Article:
If you want your RV batteries to last longer than expected then here are some ways to maintain their excellent condition:

1. Make sure that the batteries are fully charged before using


This is more important if your RV is placed in storage for a while. If you will be putting your RV in storage while waiting for the next camping season, ensure that the batteries are fully charged.

Also, if you intend to keep your RV in storage for more than two months, recharge the batteries a bit every two months to prevent them from getting completely drained. If you will be taking your RV out for your next trip, make sure that its batteries are fully charged before you embark.

To ensure that you will get the best performance out of your batteries, you need to charge them properly. This means you have to charge them in stages. First, charge them regularly until they are at 90% full.

Next, do an absorption charge so that the batteries can build up the remaining 10% charge and prevent water loss. Lastly, do a float charge to keep the batteries at full charge.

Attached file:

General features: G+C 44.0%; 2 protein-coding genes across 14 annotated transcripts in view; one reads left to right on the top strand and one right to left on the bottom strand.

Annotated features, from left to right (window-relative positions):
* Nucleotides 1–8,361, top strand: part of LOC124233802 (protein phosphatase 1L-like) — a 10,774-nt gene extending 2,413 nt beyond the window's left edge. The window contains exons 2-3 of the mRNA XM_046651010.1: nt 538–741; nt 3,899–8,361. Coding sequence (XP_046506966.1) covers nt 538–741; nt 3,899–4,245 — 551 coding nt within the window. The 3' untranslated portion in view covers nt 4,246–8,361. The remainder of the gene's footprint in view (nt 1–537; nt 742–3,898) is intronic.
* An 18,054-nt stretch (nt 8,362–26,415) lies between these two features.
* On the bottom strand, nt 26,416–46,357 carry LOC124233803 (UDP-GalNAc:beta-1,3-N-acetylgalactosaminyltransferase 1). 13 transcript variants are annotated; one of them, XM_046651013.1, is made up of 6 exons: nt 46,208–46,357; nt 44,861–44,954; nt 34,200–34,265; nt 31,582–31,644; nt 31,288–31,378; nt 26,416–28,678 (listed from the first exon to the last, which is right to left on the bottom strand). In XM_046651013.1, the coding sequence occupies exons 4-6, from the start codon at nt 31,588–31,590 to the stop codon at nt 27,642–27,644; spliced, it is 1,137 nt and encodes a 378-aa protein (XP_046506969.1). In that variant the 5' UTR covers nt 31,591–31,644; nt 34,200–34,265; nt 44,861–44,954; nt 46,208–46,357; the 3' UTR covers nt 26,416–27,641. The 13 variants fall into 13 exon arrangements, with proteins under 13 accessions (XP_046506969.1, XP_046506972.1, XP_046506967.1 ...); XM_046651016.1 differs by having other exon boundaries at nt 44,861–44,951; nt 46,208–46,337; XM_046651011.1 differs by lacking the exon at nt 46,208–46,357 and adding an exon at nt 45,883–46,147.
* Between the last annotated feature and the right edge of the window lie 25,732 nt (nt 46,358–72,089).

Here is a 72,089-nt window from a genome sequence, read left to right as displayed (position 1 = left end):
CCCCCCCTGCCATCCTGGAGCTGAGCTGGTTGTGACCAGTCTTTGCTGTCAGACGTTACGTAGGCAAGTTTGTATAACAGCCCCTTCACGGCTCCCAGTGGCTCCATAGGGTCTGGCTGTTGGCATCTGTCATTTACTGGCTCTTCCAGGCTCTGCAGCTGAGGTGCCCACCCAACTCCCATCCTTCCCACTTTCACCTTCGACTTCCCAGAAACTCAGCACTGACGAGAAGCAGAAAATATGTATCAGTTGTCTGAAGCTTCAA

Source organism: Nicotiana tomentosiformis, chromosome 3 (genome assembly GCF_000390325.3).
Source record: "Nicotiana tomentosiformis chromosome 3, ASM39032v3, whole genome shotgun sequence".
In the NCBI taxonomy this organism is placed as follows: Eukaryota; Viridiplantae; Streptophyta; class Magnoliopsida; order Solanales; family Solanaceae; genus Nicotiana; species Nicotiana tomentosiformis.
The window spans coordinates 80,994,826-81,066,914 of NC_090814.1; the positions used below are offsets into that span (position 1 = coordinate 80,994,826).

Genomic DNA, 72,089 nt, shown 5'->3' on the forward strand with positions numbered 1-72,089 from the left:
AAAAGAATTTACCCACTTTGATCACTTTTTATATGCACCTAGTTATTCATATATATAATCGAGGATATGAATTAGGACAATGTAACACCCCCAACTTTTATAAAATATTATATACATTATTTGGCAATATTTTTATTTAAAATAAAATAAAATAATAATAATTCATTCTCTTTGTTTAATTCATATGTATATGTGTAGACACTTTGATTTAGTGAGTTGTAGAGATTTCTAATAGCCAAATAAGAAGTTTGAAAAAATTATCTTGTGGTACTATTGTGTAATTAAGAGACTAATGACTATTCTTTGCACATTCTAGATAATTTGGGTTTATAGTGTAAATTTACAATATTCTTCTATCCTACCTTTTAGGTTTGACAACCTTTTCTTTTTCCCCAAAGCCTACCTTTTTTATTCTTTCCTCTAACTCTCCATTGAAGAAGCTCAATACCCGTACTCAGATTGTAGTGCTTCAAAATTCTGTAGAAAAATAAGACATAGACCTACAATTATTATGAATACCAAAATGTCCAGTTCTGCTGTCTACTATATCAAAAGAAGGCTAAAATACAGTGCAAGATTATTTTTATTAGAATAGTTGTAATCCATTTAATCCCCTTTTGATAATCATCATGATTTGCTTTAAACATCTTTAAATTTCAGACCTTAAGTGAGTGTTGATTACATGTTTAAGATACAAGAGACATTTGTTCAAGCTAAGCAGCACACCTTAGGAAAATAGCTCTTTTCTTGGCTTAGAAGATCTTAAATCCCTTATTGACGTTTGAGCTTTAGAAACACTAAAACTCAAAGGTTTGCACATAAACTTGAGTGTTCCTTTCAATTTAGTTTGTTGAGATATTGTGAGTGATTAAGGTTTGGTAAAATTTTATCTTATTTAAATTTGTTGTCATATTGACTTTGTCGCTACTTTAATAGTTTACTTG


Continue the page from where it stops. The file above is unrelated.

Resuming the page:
2. Turn off the power main

Note that even if your appliances are not turned on, they will still leech electricity from the batteries if they are still plugged into the power sockets of your RV. If you do not want this to happen, turn off the power main and unplug all of the appliances inside the RV before you park it in storage.

If you will be storing the batteries separately, make sure to place them in a relatively cool place. It should be a place where the temperature does not exceed 60 degrees F to minimize the batteries’ self-discharge capability.

3. Test the batteries if they are fully charged from time to timerv-battery-box

If your RV batteries are the ones that have vent caps and you happen to have a hydrometer in your toolbox, you can test if the batteries are fully charged. Use the hydrometer to get the specific gravity of each cell. If you get a reading that is between 1.27 and 1.285 then the battery is fully charged.

Furthermore, before charging your batteries, make sure that the vent caps are screwed on nice and tight, this will prevent water loss due to evaporation.

4. Monitor the charge

While you are still on the road, you need to monitor the amount of charge left in your batteries. As soon as they hit 80% capacity or if they get a voltage drop of around to 12.4V, you need to recharge them. Doing this will prevent sulfation, also known as battery memory. This is the state that prevents batteries from getting fully charged.